Modern biotechnology

The discovery that genes are made up of DNA and can be isolated, copied and manipulated has led to a new era of modern biotechnology. New Zealand has many applications for modern biotechnologies.

DNA extraction

A forensic scientist extracting DNA.

Humans have been manipulating living things for thousands of years. Examples of early biotechnologies include domesticating plants and animals and then selectively breeding them for specific characteristics. Find out more about ancient biotechnology.

Modern biotechnologies involve making useful products from whole organisms or parts of organisms, such as molecules, cells, tissues and organs. Recent developments in biotechnology include genetically modified plants and animals, cell therapies and nanotechnology. These products are not in everyday use but may be of benefit to us in the future.

Applications in biotechnology

Key applications of biotechnology include:

  • DNA profiling – for further information see the article DNA profiling
  • DNA cloning – for further information see the article DNA cloning
  • transgenesis
  • genome analysis
  • stem cells and tissue engineering – for further information see the article Stem cells
  • xenotransplantation – for further information see the article Xenotransplantation.

Meeting human needs and demands

Dog breeds

The selection of particular traits – or selective breeding – is how people have bred dogs for specific purposes. For example the ‘sausage dog’ – or dachshund were said to have been bred specifically for hunting badgers – their short, long body suited to entering badger holes.

Working dog breeds from The New Student’s Reference Work published in 1914.

Biotechnologies have an important role in meeting human needs and demands in medicine, agriculture, forensics, bioremediation, biocontrol and biosecurity.



Gene modification or transgenesis are used to produce therapeutic human proteins in cells or whole organisms. The cell or organism used depends upon how large and complex the protein is. For example, human insulin, a small protein used to treat diabetes, is made in genetically engineered bacteria, whereas large, more complex proteins like hormones or antibodies are made in mammalian cells or transgenic animals.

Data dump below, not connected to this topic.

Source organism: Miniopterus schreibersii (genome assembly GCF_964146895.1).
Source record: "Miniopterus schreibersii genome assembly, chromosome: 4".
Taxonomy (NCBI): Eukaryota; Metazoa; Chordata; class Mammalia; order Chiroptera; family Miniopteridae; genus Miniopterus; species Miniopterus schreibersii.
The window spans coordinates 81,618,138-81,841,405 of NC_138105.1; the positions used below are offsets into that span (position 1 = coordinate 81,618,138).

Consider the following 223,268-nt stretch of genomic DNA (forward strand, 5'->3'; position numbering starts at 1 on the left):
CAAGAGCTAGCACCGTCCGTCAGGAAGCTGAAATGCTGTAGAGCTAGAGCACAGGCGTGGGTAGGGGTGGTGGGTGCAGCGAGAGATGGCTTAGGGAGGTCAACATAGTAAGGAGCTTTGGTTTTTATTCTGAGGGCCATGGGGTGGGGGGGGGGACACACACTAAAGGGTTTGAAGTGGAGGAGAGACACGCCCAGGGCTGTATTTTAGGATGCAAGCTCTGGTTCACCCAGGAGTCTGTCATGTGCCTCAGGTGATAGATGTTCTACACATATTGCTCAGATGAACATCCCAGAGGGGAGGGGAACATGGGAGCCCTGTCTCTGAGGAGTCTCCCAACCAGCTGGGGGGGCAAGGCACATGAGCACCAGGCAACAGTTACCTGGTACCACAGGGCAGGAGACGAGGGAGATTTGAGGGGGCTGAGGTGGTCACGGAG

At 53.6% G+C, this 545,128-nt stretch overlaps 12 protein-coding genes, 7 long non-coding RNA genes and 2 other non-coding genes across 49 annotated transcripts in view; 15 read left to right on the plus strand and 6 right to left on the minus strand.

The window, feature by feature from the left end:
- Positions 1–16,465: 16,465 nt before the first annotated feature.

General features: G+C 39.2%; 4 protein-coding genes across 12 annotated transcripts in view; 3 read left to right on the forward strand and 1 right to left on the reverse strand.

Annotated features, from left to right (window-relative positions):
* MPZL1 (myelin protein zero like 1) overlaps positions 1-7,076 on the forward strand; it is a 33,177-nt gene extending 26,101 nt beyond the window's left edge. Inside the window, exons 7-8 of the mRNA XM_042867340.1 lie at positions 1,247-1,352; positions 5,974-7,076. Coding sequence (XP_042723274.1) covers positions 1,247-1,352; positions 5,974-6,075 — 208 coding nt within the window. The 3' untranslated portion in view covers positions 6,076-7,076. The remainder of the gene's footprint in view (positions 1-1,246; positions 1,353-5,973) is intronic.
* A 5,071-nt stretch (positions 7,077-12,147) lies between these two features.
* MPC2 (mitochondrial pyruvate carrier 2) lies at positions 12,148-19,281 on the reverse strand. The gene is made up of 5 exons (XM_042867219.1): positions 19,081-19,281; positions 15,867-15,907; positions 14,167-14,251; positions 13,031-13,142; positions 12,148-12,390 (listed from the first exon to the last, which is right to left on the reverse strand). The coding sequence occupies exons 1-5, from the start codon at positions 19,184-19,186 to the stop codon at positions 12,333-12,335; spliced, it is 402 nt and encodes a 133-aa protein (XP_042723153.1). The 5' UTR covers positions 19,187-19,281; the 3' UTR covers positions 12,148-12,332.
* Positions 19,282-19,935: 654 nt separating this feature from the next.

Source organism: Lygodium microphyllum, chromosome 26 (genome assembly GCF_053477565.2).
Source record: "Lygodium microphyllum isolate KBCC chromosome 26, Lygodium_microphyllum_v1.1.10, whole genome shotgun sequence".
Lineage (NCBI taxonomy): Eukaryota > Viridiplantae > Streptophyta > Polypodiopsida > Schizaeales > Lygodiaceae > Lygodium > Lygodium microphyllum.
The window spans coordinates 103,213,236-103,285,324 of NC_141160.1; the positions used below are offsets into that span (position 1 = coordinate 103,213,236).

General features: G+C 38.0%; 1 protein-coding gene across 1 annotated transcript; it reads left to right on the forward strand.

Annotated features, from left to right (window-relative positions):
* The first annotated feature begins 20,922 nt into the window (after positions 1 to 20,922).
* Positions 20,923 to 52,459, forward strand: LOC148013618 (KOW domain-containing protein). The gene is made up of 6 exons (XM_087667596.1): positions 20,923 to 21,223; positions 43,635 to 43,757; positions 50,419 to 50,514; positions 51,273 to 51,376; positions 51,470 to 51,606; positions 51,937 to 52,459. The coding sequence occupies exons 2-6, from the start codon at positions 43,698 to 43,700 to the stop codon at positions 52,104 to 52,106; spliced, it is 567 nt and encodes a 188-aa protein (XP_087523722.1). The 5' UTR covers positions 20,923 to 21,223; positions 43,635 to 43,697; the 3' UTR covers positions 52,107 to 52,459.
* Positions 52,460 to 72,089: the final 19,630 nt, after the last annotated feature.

Antibiotics and vaccines are products of microorganisms that are used to treat disease. Modern biotechnologies involve manipulating vaccines so they are more effective or can be delivered by different routes.

Gene therapy technologies are being developed to treat diseases like cancer, Parkinson’s disease and cystic fibrosis. In New Zealand, gene therapy is being used as a way to target and kill cancer cells with fewer side effects.

Xenotransplantation is the transplanting of cells, tissue or organs from one species into another. In New Zealand, cells from a unique, virus-free population of pigs are being used to treat people with type 1 diabetes. Find out more about this in the article Pig cell transplants.

For further information see the article, Xenotransplantation.


Plants and animals can be improved by selectively breeding for particular traits or by genetic modification. Beneficial traits can be identified visually or by DNA profiling. For example, farmers may want plants with herbicide or insect resistance, tolerance to different growing environments or improved storage, or they may want livestock with better meat and wool or resistance to disease.


DNA profiling is used in forensic analysis to identify DNA samples at a crime scene or to determine parentage.

For further information see the article, Forensics and DNA.


Organisms or parts of organisms can be used to clean up pollution in soil, water or air. In New Zealand, 

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